Inside Healthcare Computing has graciously agreed to make previous Mr. HIStalk editorials available from its newsletter as a weekly "Best Of" series for HIStalk. This editorial originally appeared in the newsletter in June 2006. Inside Healthcare Computing subscribers receive a new editorial every week in their Electronic Update.
It’s hardly news that clinical system implementations in hospitals fail with astonishing regularity. Sometimes they explode in a huge fireball of organizational upheaval. Other times, they simply fail to deliver the benefits everyone expected. By failing, I’m referring to not just the IT part of the project, but the overall change management required to be successful.
It seems we as an industry don’t learn well from our past mistakes. We keep making the same ones over and over again. Many of those I’ve seen involve the role of the hospital CIO in the project.
CIOs rarely have a clinical background, most often having risen through the ranks of programming, managing, or consulting. I’m therefore postulating that they should not be given control over major clinical system implementations.
CIOs don’t always have the respect of physicians, nurses, and those other key clinical personnel actually carrying out the organization’s mission. They may be recognized as holding authority over needed hardware and software tools, but to most clinicians, the CIO is the besuited mid-level functionary whose job it is to say “no” to IT requesters who did not pay adequate homage when defining for themselves which technology tools would improve patient care. Since IT controls the budget, innovation is allowed only if committee-approved.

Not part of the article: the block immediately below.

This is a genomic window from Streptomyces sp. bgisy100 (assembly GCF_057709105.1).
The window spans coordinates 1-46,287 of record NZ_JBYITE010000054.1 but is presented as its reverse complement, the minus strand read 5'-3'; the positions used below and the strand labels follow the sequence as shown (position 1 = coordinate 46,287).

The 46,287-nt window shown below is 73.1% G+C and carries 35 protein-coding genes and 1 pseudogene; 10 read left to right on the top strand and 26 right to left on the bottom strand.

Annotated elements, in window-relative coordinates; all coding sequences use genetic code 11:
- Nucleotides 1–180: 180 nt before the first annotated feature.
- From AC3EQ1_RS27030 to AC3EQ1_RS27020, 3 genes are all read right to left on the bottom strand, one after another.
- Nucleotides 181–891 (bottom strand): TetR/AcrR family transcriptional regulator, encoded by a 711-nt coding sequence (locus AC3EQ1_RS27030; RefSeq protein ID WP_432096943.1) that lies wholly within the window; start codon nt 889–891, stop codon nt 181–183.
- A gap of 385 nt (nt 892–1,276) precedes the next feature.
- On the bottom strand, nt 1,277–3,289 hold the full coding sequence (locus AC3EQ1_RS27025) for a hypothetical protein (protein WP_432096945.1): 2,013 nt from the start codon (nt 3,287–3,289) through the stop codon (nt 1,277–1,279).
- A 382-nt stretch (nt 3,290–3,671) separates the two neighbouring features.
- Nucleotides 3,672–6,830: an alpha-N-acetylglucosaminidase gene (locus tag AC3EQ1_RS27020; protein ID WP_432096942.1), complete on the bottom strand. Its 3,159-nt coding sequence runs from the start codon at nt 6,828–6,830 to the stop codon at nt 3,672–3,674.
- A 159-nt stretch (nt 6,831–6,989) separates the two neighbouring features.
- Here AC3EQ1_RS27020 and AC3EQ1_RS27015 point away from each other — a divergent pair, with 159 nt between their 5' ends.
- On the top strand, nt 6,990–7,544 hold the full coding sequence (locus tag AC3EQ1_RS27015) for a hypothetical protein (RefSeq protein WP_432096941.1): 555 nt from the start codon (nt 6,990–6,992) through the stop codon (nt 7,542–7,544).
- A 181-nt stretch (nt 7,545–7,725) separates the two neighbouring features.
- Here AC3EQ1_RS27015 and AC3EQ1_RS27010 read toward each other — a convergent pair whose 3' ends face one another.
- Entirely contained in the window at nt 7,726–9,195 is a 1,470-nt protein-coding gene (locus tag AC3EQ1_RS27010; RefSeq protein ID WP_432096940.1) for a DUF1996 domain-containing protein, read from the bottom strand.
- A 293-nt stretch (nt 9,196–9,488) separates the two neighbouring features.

Some CIOs I’ve known made it their personal mission to set clinicians straight, convinced that without their wise paternal oversight, the wacky clinicians can’t be trusted with money or system selection power. Clinicians armed with reams of objective and factual system data are overridden with logic such as “It just doesn’t feel right” or “I know that company from another job or my peers,” which seems reasonable other than it fails to prevent the train wreck most of the time.
CIOs like to make executive decisions even when they’re ill equipped to do so. Since IT executives have little influence when they’re not making big decisions, they tend to relish the chance to buck convention or override carefully designed committees. Their veto power is absolute.
IT executives fear for their jobs, much more than they fear for the well-being of patients. They’ll override nurse informatics people nearly all of the time and MDs 50% of the time when it comes to delaying an implementation when faced with dangerous shortcomings. The most common reasons: (1) we’ve spent the money, so we have to go live; (2) it’s bad and not likely to get better, so we might as well go live, or (3) I promised my peers this system would work and I won’t tell them differently.
Should CIOs be involved in clinical systems projects? I honestly don’t know. Programmer-trained logic doesn’t add much value. Neither does having been involved with a similar project somewhere else or sporting an MBA. Golfing and free lunch vendor relationships seem to hurt more than they help.
Some of our big-name CIOs were directly involved in some of our big-name clinical systems failures, although the ensuing spin often hid that fact from everyone except the hospital employees and medical staff. Whether they made wise decisions or worried mostly about the Dilbert-esque world of timesheets and timelines I can’t say. But they’ve failed enough times that it’s worth trying something new.
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